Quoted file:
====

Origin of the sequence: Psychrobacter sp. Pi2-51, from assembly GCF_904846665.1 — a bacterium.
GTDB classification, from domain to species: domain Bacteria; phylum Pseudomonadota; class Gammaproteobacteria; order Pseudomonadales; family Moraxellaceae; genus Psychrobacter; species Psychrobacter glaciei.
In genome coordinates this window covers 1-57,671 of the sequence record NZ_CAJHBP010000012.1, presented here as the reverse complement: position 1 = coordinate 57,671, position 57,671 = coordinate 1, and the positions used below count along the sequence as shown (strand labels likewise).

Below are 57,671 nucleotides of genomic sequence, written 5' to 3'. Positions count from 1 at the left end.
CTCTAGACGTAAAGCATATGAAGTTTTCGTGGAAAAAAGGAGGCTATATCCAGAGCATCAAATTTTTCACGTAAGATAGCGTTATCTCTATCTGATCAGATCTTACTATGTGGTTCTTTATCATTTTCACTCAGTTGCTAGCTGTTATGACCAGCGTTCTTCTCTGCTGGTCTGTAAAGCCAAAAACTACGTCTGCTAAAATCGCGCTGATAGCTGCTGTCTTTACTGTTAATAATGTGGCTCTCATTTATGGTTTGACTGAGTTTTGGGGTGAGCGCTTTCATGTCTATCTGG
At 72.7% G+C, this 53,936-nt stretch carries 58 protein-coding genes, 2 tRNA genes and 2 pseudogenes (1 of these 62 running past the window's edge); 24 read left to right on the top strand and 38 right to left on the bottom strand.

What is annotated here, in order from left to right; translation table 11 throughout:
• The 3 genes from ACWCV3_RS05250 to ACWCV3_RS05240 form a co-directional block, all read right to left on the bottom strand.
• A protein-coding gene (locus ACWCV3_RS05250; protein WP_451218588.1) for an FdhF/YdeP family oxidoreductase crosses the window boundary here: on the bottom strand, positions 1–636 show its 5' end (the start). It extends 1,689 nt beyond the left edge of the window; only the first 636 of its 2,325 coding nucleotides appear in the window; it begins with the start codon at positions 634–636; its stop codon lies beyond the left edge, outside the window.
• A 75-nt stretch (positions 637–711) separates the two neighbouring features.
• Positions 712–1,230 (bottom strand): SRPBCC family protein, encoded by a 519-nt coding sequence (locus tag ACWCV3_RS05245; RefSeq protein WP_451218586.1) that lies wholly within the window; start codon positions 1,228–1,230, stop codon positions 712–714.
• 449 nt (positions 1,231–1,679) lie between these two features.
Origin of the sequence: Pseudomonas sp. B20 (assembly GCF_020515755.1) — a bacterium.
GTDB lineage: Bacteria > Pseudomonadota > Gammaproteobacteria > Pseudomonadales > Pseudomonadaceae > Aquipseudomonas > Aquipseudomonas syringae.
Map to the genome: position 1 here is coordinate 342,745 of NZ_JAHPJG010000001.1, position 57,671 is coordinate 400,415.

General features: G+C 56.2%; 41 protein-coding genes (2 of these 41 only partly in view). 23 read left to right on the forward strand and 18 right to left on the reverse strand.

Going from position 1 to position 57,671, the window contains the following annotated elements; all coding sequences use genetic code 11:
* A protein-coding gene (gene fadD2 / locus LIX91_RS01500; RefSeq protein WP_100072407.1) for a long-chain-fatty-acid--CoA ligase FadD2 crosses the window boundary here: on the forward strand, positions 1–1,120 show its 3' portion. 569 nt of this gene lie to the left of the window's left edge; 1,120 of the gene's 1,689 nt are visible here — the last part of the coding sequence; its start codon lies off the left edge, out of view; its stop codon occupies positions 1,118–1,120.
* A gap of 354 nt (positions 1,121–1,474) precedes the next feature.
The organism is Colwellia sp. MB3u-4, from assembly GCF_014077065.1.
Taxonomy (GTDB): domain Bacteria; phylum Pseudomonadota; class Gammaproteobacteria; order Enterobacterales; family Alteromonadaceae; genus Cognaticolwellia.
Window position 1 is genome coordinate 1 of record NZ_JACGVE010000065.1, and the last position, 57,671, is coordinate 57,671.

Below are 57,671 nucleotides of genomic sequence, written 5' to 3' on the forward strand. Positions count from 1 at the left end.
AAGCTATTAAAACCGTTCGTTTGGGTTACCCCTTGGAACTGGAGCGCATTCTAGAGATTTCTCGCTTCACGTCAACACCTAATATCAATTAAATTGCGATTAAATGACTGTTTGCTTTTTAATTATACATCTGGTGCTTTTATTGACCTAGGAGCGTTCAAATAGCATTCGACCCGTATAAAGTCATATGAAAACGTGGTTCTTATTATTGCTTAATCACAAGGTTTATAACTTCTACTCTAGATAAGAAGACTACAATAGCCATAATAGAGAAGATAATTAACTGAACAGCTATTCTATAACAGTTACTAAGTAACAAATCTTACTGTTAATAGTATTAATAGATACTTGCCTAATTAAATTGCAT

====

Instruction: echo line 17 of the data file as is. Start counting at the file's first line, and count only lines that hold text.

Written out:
Going from position 1 to position 57,671, the window contains the following annotated elements; all coding sequences use genetic code 11: